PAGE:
Last Friday new programs and initiatives in the Coronavirus Aid, Relief, and Economic
Security (CARES) Act were enacted that assist small business owners—including those
in the outdoor industry. Much of the relief in this new law address immediate needs like
payroll costs, rent and mortgage payments. Some of the relief comes in the way of
grants and loans, much of which can be forgiven so long as employers retain their
employees. Some of this relief is available now (EIDL loans/grants, see below) and
when it’s all implemented there will be many new resources available for small
businesses, as well as certain nonprofits and other self-employed and independent
Under the CARES Act, the Small Business Association (SBA) “7(a) loan” program
will be expanded, enhanced, and streamlined under the new “Paycheck Protection
Program.” During the covered period loans under the Paycheck Protection Program can
be used for payroll costs, costs to continue health care benefits, interest payments on
mortgages and debt obligations, rent, and utilities. Depending on need, loans can be up
to $10M for businesses less than 500 employees. The maximum term is 10 years with a
rate of 4%. The principal of such loan may be forgiven for employers that retain their
employees and maintain their rate of pay during the covered period. Some costs are not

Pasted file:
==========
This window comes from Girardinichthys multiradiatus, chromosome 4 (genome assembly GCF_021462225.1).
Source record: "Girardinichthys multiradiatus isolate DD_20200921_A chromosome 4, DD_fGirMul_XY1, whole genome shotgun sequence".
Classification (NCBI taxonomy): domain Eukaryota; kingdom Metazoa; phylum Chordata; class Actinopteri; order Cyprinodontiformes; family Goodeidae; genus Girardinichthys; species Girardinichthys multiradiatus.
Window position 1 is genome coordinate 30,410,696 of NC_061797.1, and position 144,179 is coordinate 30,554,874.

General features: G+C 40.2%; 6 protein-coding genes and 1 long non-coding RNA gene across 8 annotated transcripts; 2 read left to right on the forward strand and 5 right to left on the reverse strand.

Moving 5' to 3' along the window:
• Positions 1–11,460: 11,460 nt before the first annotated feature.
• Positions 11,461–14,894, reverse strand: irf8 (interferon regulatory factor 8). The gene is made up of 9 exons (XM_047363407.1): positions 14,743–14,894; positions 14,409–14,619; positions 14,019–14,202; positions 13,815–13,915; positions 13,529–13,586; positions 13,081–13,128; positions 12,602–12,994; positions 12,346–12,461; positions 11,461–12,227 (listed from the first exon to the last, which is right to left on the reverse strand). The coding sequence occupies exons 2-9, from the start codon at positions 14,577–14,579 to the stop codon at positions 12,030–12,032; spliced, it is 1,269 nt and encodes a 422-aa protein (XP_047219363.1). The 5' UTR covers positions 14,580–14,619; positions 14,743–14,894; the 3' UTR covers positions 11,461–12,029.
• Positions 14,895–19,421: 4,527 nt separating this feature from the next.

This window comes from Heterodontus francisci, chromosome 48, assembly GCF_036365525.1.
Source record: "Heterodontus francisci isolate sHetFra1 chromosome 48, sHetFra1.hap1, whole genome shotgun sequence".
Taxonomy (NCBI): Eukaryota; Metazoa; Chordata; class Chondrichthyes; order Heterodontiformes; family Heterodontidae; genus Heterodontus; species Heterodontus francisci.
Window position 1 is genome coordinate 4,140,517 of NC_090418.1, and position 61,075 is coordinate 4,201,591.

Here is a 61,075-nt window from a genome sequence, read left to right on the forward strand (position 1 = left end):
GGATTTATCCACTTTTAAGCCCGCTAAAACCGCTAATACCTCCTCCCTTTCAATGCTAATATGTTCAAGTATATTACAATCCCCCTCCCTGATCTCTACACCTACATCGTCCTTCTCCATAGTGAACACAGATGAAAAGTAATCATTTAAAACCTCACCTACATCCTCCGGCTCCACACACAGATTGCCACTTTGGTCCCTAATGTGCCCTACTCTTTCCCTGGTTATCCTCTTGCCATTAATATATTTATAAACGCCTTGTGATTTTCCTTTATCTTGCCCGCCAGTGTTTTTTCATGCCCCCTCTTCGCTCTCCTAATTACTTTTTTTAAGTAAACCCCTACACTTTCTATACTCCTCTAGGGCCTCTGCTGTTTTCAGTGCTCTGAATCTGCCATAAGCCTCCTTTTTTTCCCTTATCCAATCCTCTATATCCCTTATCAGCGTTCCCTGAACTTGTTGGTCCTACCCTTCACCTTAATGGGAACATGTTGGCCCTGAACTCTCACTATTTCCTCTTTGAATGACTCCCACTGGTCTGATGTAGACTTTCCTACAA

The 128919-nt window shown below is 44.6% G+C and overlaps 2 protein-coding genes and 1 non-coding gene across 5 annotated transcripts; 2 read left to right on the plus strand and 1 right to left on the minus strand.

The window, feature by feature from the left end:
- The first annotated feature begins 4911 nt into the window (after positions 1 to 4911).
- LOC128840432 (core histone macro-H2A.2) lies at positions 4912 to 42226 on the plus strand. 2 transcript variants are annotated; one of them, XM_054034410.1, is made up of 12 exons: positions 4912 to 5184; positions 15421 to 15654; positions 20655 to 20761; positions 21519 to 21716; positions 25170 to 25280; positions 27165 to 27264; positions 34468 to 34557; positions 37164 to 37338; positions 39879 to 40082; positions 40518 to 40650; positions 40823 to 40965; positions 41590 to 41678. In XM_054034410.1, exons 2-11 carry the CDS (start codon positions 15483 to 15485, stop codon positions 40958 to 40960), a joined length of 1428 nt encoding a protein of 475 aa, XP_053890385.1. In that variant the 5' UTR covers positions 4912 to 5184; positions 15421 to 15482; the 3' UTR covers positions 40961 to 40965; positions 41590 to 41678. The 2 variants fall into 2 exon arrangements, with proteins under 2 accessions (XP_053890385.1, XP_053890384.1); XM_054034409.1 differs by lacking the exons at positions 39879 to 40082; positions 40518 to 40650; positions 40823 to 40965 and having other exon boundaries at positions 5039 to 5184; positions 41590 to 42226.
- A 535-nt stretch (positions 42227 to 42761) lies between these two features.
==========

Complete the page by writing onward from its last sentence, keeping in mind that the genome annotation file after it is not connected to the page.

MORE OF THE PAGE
eligible for forgiveness. For more information how to access these loans (known as SBA
7(a) loans), go to this site to see which loan is best for you.
The Economic Injury Disaster Loan (EIDL) program are SBA “7(b)” loans for up to $2
million and are available to small businesses and nonprofits with fewer than 500
employees, including individuals who operate under a sole proprietorship with or without
employees, as well as independent contractors. These loans may be used to pay for
fixed debts, payroll, accounts payable, and other bills that can’t be paid because of
COVID-19 impacts. The interest rate is 3.75% (maximum) for small businesses and
2.75% for nonprofits. Long-term repayments are available, up to a maximum of 30
years. This EIDL program also offers grants that provide an emergency advance of up
to $10,000 to small businesses harmed by COVID-19 within three days of applying for
an SBA Economic Injury Disaster Loan (EIDL). To access the advance, you first apply
for an EIDL. The advance does not need to be repaid even if you don’t get the
underlying EIDL loan (but will be considered an advance on that loan if one is awarded
to you). To apply for an EIDL online, please visit https://disasterloan.sba.gov/ela/. Your
SBA District Office is an important resource when applying for SBA assistance.
Unsure what program to tap into? Consider the following questions:
Do you need capital to cover the cost of retaining employees? Then the SBA 7(a)
Paycheck Protection Program might be right for you.
Do you need a quick infusion of a smaller amount of cash to cover you immediately
Consider an SBA 7(b) Emergency Economic Injury (EIDL) Grant.
Worried about keeping up with payments on your current or potential SBA loan? The
Small Business Debt Relief Program could help—contact your nearest Small Business
Do you need some quality, free counseling to help you navigate all this information?
Find local resource partner at https://www.sba.gov/local-assistance/find/.
There are many details regarding how these loans interact with other SBA loan
programs and unemployment insurance. For more information, please visit